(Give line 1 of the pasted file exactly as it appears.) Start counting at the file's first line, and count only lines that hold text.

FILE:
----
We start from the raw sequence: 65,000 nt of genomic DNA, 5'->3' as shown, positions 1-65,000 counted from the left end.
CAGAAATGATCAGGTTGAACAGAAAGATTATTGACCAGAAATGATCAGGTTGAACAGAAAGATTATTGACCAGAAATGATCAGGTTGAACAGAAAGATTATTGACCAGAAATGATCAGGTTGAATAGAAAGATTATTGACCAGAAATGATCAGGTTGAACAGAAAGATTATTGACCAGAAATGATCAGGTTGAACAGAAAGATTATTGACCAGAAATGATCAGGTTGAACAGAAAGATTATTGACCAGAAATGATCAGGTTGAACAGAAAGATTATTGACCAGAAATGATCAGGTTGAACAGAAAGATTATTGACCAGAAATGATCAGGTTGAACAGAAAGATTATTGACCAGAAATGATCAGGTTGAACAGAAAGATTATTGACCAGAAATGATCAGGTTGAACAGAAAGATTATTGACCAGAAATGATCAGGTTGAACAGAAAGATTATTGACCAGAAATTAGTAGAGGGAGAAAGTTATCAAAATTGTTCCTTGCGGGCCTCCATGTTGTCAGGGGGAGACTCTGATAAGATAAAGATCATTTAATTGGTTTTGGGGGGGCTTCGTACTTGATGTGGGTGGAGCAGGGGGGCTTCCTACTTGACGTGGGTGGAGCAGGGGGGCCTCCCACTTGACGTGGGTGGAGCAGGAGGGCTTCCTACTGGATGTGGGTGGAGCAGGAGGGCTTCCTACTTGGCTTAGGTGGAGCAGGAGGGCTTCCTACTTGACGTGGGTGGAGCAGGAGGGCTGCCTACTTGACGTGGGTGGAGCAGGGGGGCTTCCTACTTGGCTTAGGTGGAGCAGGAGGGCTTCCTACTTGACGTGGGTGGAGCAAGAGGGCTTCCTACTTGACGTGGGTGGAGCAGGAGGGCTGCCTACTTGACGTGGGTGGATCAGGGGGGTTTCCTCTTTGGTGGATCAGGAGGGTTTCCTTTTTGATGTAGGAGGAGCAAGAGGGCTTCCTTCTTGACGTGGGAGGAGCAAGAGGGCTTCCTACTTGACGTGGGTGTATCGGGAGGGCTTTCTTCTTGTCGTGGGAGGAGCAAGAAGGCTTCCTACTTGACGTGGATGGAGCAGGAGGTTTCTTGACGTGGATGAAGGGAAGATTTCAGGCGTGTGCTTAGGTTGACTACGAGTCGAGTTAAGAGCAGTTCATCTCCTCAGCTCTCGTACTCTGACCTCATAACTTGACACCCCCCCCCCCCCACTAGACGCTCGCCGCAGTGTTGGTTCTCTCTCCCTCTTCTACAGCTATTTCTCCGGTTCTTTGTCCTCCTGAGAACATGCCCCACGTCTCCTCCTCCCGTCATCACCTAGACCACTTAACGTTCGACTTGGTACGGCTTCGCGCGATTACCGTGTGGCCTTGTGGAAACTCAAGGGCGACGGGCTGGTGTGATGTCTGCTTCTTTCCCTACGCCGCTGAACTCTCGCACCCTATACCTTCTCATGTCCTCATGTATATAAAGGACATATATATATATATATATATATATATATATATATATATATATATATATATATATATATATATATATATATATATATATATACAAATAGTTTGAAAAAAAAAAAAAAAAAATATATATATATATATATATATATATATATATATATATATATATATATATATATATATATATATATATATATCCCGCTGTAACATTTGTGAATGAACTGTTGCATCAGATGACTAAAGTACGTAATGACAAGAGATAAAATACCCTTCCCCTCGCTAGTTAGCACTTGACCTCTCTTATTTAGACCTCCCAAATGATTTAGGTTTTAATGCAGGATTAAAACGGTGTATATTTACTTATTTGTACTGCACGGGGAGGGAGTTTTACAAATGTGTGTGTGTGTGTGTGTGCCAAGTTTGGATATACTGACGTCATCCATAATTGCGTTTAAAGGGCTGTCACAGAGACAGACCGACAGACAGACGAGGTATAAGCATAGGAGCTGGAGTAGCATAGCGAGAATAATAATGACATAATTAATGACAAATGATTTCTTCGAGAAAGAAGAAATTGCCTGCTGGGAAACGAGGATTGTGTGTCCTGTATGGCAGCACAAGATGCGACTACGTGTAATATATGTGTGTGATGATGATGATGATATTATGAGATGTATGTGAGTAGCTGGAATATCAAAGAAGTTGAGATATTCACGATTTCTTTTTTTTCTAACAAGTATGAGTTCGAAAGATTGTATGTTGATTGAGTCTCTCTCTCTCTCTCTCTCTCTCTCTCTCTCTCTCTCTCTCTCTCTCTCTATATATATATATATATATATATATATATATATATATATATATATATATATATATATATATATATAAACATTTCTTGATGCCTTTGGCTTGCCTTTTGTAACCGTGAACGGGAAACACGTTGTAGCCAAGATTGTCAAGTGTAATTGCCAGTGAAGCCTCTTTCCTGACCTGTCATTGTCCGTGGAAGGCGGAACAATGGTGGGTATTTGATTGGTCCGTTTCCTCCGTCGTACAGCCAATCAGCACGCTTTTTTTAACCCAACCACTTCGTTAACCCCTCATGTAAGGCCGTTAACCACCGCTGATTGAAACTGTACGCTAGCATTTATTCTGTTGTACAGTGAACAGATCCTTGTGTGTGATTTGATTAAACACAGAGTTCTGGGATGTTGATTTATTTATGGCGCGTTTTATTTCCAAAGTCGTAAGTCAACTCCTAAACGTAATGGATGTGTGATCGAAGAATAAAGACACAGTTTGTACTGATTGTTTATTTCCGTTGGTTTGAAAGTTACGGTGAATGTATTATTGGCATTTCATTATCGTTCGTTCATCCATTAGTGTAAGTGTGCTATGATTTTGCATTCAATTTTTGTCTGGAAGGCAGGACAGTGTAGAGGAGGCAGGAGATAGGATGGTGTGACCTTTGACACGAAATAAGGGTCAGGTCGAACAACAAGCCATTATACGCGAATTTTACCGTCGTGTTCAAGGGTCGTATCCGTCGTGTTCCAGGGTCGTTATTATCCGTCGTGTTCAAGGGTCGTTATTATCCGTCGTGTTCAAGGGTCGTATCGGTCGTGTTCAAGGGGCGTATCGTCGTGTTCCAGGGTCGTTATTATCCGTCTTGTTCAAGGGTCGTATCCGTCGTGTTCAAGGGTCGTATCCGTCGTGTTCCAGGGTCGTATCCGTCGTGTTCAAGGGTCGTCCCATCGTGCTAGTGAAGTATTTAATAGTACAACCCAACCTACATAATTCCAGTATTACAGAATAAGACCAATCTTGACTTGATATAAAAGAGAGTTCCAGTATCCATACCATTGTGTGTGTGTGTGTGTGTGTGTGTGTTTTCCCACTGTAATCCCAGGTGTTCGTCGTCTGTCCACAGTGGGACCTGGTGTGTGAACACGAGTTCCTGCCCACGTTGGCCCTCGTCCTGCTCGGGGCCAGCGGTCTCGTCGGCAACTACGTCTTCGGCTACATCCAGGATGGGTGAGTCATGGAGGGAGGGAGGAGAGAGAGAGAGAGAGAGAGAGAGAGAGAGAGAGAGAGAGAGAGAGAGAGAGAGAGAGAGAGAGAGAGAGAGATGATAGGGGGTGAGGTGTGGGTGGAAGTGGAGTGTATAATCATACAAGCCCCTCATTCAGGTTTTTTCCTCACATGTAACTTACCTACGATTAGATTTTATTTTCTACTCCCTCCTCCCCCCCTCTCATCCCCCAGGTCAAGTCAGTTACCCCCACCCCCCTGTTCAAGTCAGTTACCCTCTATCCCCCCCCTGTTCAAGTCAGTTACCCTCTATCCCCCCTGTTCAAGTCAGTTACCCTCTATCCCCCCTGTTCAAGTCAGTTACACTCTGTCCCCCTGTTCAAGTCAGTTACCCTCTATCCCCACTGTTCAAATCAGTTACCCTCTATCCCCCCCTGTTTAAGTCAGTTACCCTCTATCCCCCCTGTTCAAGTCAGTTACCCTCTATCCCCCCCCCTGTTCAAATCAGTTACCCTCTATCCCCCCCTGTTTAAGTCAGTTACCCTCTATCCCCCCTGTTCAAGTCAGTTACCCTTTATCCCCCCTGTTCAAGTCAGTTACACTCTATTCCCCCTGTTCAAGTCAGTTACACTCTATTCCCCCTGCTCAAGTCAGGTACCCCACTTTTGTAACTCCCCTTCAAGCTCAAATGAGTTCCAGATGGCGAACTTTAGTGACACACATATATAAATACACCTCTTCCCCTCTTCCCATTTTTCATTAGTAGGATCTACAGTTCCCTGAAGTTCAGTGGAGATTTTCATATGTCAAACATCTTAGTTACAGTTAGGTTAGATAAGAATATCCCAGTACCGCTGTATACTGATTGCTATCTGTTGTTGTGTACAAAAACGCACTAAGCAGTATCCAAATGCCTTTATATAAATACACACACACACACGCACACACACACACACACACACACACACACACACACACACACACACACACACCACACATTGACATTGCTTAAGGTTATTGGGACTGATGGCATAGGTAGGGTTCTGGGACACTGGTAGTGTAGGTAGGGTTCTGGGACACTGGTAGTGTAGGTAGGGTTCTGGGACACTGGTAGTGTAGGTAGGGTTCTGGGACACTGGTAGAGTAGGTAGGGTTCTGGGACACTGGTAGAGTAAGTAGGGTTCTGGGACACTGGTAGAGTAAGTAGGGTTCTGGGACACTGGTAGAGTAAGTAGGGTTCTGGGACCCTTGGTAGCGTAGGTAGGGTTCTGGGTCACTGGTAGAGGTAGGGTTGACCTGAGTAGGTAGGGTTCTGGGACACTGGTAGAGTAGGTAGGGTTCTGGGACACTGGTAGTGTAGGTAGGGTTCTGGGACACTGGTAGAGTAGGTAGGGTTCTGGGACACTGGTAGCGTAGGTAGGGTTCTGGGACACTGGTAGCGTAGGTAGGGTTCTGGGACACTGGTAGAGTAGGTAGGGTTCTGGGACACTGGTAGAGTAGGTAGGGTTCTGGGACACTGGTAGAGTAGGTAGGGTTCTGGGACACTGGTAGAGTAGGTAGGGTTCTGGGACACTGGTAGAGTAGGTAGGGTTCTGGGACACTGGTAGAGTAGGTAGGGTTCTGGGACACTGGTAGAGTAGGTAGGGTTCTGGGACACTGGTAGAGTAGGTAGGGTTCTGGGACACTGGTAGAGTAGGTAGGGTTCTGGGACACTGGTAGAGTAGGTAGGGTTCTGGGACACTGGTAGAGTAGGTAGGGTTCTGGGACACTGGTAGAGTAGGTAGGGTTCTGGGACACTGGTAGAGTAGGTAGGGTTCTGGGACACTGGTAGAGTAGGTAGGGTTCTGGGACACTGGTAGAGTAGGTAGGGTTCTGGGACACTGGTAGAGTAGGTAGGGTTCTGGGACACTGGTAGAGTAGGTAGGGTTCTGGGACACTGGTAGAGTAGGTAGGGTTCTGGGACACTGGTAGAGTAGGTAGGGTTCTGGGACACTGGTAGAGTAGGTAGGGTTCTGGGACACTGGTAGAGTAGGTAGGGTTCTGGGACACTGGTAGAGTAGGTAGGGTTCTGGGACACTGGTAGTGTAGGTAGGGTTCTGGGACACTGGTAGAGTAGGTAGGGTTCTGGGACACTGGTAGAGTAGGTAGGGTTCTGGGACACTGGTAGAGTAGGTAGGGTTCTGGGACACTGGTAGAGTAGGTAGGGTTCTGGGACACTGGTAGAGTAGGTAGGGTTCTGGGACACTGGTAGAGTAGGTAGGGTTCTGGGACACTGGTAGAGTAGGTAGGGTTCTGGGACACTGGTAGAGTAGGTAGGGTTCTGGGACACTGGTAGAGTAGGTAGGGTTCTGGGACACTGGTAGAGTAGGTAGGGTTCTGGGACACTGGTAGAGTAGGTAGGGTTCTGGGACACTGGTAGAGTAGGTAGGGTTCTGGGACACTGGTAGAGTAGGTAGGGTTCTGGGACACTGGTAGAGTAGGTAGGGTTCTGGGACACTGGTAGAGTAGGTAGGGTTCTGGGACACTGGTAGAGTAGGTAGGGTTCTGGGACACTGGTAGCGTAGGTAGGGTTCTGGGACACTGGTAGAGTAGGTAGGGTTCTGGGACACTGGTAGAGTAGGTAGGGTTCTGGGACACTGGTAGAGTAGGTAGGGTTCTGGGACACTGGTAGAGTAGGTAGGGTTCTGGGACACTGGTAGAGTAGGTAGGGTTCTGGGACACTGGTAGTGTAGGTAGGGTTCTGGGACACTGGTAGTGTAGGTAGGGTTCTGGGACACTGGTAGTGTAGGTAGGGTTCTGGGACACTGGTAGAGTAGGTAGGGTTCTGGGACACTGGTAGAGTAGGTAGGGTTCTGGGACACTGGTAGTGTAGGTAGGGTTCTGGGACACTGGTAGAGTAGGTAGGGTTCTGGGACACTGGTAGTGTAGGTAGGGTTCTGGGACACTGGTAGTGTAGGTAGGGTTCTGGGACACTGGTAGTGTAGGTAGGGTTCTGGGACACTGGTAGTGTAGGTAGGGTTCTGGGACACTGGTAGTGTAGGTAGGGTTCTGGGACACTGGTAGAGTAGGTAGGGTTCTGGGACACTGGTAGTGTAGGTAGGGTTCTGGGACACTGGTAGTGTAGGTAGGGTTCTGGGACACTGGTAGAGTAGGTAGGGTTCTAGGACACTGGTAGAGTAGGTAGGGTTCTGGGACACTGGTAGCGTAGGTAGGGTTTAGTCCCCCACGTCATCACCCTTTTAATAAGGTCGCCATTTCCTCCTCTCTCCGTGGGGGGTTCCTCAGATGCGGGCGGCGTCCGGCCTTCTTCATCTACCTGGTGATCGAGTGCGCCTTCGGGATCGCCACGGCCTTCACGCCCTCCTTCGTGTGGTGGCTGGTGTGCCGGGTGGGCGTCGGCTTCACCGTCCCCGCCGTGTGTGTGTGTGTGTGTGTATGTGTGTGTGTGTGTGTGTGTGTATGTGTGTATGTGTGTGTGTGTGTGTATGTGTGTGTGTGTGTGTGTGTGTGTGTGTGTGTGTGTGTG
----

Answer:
We start from the raw sequence: 65,000 nt of genomic DNA, 5'->3' as shown, positions 1-65,000 counted from the left end.